Started Today, August 11!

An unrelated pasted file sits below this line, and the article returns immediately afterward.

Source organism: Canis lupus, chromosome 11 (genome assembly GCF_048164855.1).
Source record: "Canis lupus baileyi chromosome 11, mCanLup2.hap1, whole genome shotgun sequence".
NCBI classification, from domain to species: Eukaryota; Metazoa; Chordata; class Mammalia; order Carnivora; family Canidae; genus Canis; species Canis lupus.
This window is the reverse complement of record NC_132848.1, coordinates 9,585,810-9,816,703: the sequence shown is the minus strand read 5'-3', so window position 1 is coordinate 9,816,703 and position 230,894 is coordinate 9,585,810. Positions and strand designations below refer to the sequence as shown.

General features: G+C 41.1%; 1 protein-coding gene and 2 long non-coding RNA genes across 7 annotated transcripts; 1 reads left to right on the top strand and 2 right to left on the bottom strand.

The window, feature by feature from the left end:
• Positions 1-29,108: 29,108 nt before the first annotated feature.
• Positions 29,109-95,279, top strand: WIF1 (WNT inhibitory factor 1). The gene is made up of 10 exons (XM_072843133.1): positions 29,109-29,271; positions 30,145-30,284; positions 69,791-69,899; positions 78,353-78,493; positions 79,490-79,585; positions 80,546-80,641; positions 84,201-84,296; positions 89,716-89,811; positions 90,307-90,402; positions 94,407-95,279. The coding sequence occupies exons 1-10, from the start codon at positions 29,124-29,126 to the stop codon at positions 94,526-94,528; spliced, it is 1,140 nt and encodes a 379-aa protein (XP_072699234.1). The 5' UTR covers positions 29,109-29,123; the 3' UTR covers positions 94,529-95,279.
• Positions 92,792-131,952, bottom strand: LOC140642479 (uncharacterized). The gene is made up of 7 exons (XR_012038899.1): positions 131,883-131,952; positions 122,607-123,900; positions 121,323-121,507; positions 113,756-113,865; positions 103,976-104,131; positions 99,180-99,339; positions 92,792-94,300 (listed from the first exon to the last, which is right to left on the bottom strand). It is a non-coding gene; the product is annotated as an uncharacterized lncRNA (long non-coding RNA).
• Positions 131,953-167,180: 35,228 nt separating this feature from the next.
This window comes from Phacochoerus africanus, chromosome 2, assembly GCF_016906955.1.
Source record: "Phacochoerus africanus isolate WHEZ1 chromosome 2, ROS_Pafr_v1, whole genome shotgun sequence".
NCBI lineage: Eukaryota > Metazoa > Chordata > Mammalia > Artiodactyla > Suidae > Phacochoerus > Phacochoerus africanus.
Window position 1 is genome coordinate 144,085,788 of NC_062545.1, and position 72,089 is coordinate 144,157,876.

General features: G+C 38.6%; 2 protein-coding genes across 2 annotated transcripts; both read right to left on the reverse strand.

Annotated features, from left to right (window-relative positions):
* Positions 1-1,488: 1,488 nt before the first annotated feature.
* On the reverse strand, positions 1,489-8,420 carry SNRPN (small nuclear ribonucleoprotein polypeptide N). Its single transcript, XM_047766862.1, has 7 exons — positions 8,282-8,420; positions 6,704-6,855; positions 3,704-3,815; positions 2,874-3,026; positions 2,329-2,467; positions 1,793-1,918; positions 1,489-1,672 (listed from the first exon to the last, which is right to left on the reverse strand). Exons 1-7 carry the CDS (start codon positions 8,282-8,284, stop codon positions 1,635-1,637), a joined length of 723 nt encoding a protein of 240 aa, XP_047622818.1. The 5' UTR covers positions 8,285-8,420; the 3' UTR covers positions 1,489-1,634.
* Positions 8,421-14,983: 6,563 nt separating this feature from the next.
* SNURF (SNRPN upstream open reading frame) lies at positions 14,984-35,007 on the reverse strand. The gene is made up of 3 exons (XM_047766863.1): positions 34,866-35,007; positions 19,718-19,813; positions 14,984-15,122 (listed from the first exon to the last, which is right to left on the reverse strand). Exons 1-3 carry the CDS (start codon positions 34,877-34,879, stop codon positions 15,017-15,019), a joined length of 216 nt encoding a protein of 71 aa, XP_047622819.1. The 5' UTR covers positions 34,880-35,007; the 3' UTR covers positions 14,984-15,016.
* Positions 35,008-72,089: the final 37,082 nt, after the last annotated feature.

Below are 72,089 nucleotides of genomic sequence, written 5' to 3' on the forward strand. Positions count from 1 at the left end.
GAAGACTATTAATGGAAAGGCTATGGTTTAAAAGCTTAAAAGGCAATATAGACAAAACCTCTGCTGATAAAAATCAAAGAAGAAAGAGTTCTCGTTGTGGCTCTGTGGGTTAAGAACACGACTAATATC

Hi all! I'm Jess, a 34 year old graduate student who is trying to figure out once and for all what her body needs to eat! I am starting my Whole 30 today, which is not as big of a change as it is for many as I am allergic to (and actually don't eat - there were many years i was terrible about this) gluten, dairy, eggs (yolks and whites), walnuts, amaranth, quinoa, crab, oysters, coffee, mushrooms, corn, sesame, sunflower, and oats. I also don't tolerate soy well, so don't eat a lot of that. I would like to eat really clean to heal my leaky gut once and for all, so that the skin rashes I get stop, and that maybe some of the allergies turn out not to be allergies after all! In particular, I would really like to eat eggs again. I don't have any problem eating mostly grain-free (with occasional rice) forever, so I'm not concerned about the grains, but feeling like I have to be so randomly restrictive when I eat in any space besides my own home is complicated both on a convenience level and also an emotional level. It is difficult because the only visible signs of some of these allergies (say sunflower and sesame) are a rash on the underside of my jawline, which is easy to ignore. Gluten and dairy, however, are definitely way more extreme, and affect me psychologically as well as physically. I think I'm in a pretty good place to be doing this, I live alone, so don't need to fight anyone about the meal plan, and classes don't start again until late September, so it is a relatively stress-free time to make some changes. What I'm looking for here is support - while my friends are all supportive of my choices, it's in a slightly patronizing way, and I need a community that I can talk about how I feel with in an honest way without feeling judged. Biggest concerns for me are giving up my occasional squares of Lindt 90% chocolate (sigh), the glass or two of red wine I have most nights, Daiya cheese, and honey in my tea. Let's go willpower!!! If anyone else is starting now, I'm happy to be a supporter! Jess